Note that storage queue 490 may be required only for certain implementations of filter 420. Some implementations of filter 420 may not require retaining inbound data, in which case, the storage queue is unnecessary. Other implementations of filter 420 may provide storage within themselves, eliminating the need for the storage queue.
Similarly, for a second direction of data flow, network interface 440 provides packets to endpoint 430. Receive path 432 of endpoint 430 delivers data to storage queue 492. Filter 420 removes data from storage queue 492, placing results destined for the same direction into storage queue 493. Send path 402 of endpoint 400 removes data from storage queue 493, packetizing it for delivery to a network via network interface 450. Henceforth, this description will describe data flowing in the first direction. However, the reader will understand that the same description also applies to data flowing in the second direction, using the inverse direction elements, as described above.
Filter 420 is able to operate on both directions of data flow serially and simultaneously. For example, data removed from storage queue 490 may contain a command whose result is currently cached or can be internally generated. In this case, Filter 420 simply inserts the result of this operation into storage queue 493 for transmission back to the original requester, deleting the original request.
Once a connection has been established (i.e., after the special connection establishment processing described below), endpoint 400 provides some TCP upper-level behaviors and PEP algorithms. Receive path 401 is responsible for reconstructing the TCP data stream before placing it into storage queue 490. This requires that receive path 401 perform packet reordering. When out-of-order packets are received, as identified by their TCP sequence number, receive path 401 places them into an internal storage area until the missing packets arrive. As packets arrive, receive path 401 examines its internal storage area, delivering into storage queue 490 all of the data that has arrived in the correct order.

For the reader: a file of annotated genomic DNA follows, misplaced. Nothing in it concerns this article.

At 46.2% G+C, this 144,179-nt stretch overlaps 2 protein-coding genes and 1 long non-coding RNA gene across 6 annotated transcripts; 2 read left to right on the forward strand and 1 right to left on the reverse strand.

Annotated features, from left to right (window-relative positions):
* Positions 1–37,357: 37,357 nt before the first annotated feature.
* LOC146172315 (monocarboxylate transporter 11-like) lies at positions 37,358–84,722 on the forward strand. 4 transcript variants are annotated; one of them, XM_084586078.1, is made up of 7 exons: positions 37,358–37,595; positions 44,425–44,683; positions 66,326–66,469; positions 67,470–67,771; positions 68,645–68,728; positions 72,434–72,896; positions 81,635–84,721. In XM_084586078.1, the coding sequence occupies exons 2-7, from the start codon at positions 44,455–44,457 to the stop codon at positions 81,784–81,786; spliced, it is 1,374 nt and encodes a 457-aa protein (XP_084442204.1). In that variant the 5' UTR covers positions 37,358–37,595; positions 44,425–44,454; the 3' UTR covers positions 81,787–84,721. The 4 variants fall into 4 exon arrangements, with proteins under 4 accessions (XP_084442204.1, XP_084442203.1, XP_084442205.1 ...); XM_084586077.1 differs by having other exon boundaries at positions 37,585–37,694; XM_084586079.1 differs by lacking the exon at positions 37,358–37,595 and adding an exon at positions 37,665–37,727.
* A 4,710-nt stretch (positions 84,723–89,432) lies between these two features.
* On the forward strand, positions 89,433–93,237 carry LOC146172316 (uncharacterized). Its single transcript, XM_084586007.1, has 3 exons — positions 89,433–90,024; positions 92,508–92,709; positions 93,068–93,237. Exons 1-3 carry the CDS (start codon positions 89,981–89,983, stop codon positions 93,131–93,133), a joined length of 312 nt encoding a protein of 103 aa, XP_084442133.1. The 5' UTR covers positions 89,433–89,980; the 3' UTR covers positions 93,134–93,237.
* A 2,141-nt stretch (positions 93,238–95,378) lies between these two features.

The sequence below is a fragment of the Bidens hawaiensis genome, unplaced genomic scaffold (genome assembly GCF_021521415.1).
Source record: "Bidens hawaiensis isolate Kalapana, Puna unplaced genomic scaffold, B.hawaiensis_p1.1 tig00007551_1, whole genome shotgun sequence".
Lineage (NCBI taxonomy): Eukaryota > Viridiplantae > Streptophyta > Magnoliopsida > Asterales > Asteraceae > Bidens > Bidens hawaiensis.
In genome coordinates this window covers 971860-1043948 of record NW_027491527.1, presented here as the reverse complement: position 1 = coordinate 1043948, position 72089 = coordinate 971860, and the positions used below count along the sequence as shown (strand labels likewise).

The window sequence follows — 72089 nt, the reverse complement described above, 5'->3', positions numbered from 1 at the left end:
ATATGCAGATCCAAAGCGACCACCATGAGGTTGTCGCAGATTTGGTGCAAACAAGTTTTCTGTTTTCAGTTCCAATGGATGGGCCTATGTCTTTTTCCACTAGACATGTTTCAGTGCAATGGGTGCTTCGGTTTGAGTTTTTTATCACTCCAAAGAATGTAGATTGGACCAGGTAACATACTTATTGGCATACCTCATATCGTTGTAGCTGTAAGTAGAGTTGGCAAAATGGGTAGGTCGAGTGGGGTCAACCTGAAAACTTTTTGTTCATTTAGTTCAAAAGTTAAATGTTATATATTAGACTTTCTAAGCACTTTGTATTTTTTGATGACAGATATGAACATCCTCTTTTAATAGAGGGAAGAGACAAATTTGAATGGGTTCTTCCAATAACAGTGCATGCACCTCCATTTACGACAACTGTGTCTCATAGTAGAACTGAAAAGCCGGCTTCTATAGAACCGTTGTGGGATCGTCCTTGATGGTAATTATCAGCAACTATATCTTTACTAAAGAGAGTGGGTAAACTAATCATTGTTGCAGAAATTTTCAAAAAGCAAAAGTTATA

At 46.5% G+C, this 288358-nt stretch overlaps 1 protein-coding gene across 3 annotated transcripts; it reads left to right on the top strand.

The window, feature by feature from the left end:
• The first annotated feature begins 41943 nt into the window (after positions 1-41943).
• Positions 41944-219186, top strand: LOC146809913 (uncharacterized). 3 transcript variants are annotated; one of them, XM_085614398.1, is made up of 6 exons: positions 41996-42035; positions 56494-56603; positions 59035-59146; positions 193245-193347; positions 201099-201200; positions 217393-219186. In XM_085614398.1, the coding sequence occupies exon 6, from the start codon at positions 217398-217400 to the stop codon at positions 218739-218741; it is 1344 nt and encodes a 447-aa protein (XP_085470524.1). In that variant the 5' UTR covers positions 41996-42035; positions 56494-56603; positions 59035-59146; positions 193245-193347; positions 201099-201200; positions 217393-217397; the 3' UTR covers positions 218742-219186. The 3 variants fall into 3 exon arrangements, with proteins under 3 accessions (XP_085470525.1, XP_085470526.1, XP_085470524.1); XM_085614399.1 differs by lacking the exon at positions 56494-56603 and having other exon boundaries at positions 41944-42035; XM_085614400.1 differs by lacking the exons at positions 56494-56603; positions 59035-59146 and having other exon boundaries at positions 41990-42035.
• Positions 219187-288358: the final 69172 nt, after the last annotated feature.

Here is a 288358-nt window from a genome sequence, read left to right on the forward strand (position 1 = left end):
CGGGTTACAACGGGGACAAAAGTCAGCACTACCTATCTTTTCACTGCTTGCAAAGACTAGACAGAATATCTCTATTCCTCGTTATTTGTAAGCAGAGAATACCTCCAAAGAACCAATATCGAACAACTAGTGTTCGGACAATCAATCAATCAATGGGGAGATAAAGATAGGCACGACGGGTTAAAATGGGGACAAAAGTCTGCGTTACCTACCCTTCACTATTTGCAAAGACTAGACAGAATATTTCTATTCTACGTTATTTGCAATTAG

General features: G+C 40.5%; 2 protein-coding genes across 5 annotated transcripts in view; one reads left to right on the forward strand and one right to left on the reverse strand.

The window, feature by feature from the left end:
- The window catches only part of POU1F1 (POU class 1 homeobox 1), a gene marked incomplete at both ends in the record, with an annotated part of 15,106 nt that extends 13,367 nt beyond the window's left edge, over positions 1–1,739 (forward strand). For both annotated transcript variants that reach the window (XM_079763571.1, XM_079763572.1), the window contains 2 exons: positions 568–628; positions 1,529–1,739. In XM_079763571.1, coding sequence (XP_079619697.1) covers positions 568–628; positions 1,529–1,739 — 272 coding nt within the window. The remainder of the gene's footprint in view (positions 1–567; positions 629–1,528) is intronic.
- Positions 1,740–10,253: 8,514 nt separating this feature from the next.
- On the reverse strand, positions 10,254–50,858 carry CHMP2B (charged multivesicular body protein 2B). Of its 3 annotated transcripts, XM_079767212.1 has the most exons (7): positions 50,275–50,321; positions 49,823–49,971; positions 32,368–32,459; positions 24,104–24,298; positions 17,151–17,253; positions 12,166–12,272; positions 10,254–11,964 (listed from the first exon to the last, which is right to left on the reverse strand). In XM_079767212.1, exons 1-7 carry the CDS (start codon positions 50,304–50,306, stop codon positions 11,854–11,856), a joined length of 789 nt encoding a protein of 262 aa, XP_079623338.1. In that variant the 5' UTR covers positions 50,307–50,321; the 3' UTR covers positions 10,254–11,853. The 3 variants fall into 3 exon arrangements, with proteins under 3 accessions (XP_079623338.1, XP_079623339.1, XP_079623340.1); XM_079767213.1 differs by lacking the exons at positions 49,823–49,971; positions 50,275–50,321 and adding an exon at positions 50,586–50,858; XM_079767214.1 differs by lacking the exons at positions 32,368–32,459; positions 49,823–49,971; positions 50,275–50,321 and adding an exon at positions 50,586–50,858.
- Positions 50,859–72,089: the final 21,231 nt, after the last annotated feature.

Receive path 401 of endpoint 400 provides preacking; when a packet arrives an acknowledgement is generated and sent using send path 402. Standard TCP delayed ACKs are supported as well as non-delayed ACKs. Flow control of the sender is provided by controlling the contents of the window field on acknowledge packets. The endpoint determines the value to place in the window field by subtracting the amount of data resident in this direction of the system (i.e., in storage queues 490 and 491, filter 420 and endpoint 430) from its estimate of the correct window size. This value is clipped to the maximum value of the window field in the packet (i.e., if the maximum window field of the ACK packet is insufficient to represent the computed value). The correct window size is computed from the running estimate of the RTT or, in an alternate embodiment, is simply a large constant. Optionally, the window size may be further limited when insufficient buffer memory is available. In steady state the window size is adjusted to maintain the rate of data ingress equal to the rate of data egress, as defined by any bandwidth allocation policy that may be present. Thus, the PEP provides fine-grained flow control, limiting the sender's rate without dropping packets and without forcing retransmissions.